Senator Tom Udall Expresses Skepticism about Proposed Strikes on Syria

Yesterday, during a hearing of the Senate Committee on Foreign Relations, U.S. Senator Tom Udall (D-NM) said he has grave reservations about further U.S. intervention in Syria and asked tough questions about whether the administration’s planned bombing campaign would further pull the United States into the Syrian civil war.

“We’re being told we’re bombing in order to send a message, but what message are we sending?” Udall said during the hearing with Secretary of State John Kerry, Defense Secretary Chuck Hagel and General Martin E. Dempsey, chairman of the Joint Chiefs of Staff.

“To the international community, we’re saying once again, the United States will be the world’s policeman. You break a law, and the United States will step in. We are on shaky international legal foundations with this potential strike,” Udall continued. “And we need to know whether we exhausted all diplomatic and economic sanction options to affect Syria’s behavior.”

Among the steps Udall would like to see the United States take is to push Russia and China to stop supporting Assad’s regime.

“I don’t believe we should have given up so easily,” Udall said in one exchange with Kerry during the hearing. “We haven’t taken Russia to task. We haven’t taken China to task.”

Today’s hearing was the first of several briefings that will take place – both classified and public – before the full Senate votes on whether to approve the administration’s proposed Authorization for Use of Military Force (AUMF) in Syria.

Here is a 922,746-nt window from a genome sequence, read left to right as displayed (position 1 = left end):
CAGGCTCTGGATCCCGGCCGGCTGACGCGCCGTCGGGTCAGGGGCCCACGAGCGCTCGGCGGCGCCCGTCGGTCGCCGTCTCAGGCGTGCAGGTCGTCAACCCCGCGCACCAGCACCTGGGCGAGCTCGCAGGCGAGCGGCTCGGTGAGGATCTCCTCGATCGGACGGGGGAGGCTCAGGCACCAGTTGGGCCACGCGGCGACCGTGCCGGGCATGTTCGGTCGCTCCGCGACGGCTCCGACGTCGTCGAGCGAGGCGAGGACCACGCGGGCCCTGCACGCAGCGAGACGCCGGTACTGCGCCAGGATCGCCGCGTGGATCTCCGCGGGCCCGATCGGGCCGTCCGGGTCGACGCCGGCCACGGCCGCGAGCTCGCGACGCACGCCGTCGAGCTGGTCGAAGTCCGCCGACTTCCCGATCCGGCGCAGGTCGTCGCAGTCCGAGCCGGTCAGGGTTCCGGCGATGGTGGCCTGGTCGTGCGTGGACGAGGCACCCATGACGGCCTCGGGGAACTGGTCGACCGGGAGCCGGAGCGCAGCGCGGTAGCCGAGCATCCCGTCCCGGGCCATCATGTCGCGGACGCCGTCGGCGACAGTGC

While Udall has not decided how he will vote on the proposal, he is skeptical of greater intervention in Syria’s civil war, which he fears will lead to further escalation of the conflict. He is weighing the facts presented in this week’s briefings and will consider the final text of the AUMF before making a final decision.

Udall said today that he wants answers to a number of questions, among them:

  • How can we prove to the American people, who are skeptical after years of war in the Middle East, that we mean it when we say that we are committed to a limited strike that does not include ground forces?
  • If we weaken Assad, will we strengthen the extremist forces in Syria – which are potentially even more dangerous?
  • Why haven’t we tried harder to gain international support through the United Nations and push Russia and China to drop their support for Assad?

Udall has been a vocal opponent of sending heavy weapons to the Syrian rebels and further embroiling the United States in the Syrian civil war. In a speech from the Senate floor on June 17, 2013, he cautioned against action in the Middle Eastern civil war and was one of only three senators on the Senate Foreign Relations Committee to vote against arming an unorganized rebel insurgency in Syria.

On June 20, 2013, he introduced bipartisan legislation with Senators Mike Lee (R-UT), Chris Murphy (D-CT), and Rand Paul (R-KY) to prohibit the president from using any funds on activities that would escalate U.S. involvement in the Syrian civil war.

As a member of the Senate Appropriations Committee, Udall successfully included an amendment to the Senate FY 2014 Department of Defense Appropriations bill that would prevent the use of defense funds for any military action in Syria in violation of the War Powers Act. The amendment was approved by the full Senate Appropriations Committee by a bipartisan vote of 20-10 on August 1, 2013, but it was not voted on by the full U.S. Senate.